(JTA) — Asked by one of New York’s wealthiest men, in a forum convened by one of the world’s largest local philanthropies, how he would improve relations between Black and Jewish Americans, Amar’e Stoudemire had a quick answer.
“I’ve created a program … like an educational center where students can go and play basketball or they play their recreational sport and you have a rabbi will come in and just have a lesson throughout the day,” Stoudemire said. “You know there’s a 1 o’clock lesson, you guys want to join? ‘Hey, Rebbe Pinchas is having a lesson on God’s creation, feel free to sit in.’”
The exchange came during an extended conversation between Stoudemire, the basketball coach and former NBA star, and billionaire hedge-fund investor Dan Och Monday night, during a Zoom call organized by the UJA Federation of New York. (UJA-NY supports 70 Faces Media.)
With a laugh, Och suggested that Stoudemire was onto something.
“You know Eric Goldstein’s on the call here,” he said, referring to the CEO of the New York federation. “And I’m sure if we’re not already involved in funding and growing that program, we’re certainly going to be, starting tomorrow.”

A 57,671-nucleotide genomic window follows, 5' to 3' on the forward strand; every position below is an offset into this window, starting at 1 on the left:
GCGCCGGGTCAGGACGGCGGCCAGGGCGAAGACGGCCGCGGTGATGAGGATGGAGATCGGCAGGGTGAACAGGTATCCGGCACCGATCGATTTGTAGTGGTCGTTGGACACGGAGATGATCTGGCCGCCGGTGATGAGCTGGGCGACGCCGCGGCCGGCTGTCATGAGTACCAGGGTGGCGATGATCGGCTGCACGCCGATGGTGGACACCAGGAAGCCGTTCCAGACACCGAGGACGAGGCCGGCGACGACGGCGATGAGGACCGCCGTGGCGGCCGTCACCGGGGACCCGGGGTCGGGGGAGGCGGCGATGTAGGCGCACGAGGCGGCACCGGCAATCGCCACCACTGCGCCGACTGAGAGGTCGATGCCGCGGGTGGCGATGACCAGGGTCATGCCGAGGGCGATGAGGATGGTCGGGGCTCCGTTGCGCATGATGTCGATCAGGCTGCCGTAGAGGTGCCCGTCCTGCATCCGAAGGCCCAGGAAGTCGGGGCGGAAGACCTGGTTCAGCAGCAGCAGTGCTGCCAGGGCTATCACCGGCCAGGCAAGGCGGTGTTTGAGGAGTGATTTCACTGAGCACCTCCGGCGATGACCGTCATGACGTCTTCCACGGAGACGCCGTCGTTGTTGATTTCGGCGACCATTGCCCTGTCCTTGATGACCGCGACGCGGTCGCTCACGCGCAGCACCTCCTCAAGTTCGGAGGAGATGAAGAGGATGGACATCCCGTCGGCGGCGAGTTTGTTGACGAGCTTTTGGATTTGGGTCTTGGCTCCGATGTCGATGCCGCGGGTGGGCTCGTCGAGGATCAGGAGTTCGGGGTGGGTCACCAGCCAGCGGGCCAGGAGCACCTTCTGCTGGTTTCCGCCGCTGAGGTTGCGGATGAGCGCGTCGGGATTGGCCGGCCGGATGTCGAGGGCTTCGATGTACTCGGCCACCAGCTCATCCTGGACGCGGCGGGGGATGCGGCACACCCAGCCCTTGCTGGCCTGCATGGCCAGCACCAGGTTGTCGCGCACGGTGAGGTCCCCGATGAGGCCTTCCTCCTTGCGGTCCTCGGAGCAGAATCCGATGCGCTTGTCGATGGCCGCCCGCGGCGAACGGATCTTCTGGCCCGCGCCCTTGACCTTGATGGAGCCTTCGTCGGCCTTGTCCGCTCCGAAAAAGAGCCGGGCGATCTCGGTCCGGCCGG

Stoudemire’s idea marries his two passions. During the call, he explained how a 6-foot-10 NBA All-Star became so interested in religious Judaism and his African Hebrew roots that he underwent an Orthodox conversion. He also described how he has maintained his Jewish practice as a celebrity in the spotlight.
And he offered his uniquely Jewish vision for bringing together two communities whose historic alliance has frayed over time.
Stoudemire, now 38, told Och that his mother first brought up the concept of their Hebrew roots when he was 14 or so. During a fraught childhood, which involved poverty and the death of his father when he was 12, the young Stoudemire began to research Jewish history and various Black Hebrew movements on his own. Eventually he would study the topics with a group of high school friends.
He was drafted into the NBA straight out of high school, but despite the whirlwind experience, he kept up his research and found new study partners (he didn’t name them on the call).
“We would have on the table, you know, a Western civilization history book, we’d have a Tanakh open, we’d have a Torah open, we’d have these different school books and we’d try to figure out exactly what’s happening here,” he said, sitting in the Zoom call in front of a bookcase packed with Jewish texts.
When he was 24 or so, Stoudemire said he had an epiphany about Judaism as a religion and an “organized structure,” instead of an interest that he had dug into without any guidance. What ignited his passion was the idea of becoming more like a “prophet” — especially after what he described as the “many mistakes” he felt he had made in his personal life as a young star athlete.